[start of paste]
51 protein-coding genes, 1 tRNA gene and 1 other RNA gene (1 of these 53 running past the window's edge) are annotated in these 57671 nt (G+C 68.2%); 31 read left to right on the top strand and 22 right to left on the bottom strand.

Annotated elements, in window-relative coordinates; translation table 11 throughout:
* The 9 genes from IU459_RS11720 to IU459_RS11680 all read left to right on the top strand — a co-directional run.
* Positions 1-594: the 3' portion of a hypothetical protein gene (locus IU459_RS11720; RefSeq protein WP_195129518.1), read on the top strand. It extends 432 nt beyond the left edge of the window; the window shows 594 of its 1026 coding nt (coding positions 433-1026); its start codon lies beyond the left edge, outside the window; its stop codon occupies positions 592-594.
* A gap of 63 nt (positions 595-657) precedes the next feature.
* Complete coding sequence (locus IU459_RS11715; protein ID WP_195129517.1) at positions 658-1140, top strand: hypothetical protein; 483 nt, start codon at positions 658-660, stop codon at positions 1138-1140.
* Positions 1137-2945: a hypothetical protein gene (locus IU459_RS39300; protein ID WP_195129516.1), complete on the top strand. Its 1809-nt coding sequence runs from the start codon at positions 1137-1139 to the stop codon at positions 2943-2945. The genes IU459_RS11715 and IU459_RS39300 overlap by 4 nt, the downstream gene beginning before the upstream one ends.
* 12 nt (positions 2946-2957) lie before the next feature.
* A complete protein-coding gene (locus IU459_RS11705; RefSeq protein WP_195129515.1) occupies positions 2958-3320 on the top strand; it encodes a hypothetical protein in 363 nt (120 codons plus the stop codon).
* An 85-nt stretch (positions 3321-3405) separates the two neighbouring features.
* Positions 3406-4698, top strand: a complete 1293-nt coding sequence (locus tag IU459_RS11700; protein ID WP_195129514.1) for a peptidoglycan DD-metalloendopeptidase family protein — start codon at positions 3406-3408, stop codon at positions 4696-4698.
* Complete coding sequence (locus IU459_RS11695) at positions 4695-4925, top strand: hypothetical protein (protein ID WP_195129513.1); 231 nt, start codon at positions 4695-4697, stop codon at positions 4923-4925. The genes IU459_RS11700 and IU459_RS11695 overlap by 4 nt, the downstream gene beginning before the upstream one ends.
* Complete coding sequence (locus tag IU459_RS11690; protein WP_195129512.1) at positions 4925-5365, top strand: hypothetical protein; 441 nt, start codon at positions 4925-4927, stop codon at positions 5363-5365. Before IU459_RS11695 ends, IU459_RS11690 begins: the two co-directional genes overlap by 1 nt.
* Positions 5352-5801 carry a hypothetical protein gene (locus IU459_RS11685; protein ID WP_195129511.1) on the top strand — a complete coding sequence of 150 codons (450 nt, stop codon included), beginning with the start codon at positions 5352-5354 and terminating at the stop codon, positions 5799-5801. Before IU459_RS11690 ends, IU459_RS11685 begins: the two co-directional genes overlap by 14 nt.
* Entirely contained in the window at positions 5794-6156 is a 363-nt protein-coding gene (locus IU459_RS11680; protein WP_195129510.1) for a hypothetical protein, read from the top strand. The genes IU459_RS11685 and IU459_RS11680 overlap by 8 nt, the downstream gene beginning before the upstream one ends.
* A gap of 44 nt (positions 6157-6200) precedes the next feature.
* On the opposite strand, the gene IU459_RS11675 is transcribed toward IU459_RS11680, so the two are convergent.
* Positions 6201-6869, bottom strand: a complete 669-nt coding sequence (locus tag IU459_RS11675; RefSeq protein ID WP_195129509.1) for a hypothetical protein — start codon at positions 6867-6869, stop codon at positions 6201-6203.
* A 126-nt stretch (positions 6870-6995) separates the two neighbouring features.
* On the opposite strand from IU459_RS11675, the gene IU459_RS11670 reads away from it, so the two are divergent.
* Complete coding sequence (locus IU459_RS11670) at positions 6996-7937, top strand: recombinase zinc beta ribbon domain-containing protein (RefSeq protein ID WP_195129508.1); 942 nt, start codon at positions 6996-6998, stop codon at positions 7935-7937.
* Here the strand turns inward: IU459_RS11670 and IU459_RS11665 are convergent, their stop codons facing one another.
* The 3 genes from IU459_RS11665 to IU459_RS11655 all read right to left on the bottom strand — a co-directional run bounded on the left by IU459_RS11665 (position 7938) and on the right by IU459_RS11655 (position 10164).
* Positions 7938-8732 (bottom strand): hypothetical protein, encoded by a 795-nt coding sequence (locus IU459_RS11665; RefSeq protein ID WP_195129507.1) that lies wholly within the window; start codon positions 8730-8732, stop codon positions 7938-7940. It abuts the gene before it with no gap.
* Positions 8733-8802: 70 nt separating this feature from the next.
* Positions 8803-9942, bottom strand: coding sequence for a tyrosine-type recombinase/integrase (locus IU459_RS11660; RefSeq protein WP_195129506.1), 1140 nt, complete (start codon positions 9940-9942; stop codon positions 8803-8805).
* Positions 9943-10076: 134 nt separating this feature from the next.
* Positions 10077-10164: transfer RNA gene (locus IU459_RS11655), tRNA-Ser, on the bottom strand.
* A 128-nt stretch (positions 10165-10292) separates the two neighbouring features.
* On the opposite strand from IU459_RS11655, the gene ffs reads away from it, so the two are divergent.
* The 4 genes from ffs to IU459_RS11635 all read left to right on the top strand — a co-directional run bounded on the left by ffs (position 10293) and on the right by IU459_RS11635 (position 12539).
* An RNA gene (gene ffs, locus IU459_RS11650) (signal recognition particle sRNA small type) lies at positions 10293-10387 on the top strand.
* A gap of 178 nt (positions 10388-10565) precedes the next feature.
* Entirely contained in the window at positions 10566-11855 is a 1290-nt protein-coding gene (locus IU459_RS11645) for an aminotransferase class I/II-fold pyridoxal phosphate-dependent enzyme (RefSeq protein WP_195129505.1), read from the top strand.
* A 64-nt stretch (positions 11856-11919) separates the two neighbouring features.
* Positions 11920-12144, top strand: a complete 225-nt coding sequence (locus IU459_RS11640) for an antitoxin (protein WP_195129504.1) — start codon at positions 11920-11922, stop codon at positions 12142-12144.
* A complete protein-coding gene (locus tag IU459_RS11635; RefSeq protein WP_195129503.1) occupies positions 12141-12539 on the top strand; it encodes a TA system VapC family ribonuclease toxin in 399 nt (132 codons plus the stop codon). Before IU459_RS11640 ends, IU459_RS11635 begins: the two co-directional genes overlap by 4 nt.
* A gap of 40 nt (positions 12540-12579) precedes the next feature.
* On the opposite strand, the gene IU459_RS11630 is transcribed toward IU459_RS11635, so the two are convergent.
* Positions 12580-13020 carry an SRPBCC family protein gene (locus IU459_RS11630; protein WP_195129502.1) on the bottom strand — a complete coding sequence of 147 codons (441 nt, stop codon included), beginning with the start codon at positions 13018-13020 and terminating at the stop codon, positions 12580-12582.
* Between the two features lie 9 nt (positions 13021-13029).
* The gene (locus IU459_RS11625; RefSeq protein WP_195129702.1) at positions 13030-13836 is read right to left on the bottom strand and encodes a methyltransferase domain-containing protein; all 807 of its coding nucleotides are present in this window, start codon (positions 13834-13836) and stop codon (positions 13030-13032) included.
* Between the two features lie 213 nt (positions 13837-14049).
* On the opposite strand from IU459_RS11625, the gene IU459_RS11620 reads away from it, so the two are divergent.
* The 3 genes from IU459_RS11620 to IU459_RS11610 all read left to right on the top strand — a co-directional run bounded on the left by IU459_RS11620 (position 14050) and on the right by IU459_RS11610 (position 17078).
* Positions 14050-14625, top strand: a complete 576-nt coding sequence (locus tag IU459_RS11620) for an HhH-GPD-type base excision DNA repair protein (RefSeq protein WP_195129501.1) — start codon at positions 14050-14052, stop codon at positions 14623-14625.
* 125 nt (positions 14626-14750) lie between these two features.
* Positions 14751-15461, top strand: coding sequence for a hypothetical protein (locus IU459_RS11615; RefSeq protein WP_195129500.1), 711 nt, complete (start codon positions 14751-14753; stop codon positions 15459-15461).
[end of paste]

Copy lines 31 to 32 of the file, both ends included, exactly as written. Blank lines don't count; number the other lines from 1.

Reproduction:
* The 4 genes from ffs to IU459_RS11635 all read left to right on the top strand — a co-directional run bounded on the left by ffs (position 10293) and on the right by IU459_RS11635 (position 12539).
* An RNA gene (gene ffs, locus IU459_RS11650) (signal recognition particle sRNA small type) lies at positions 10293-10387 on the top strand.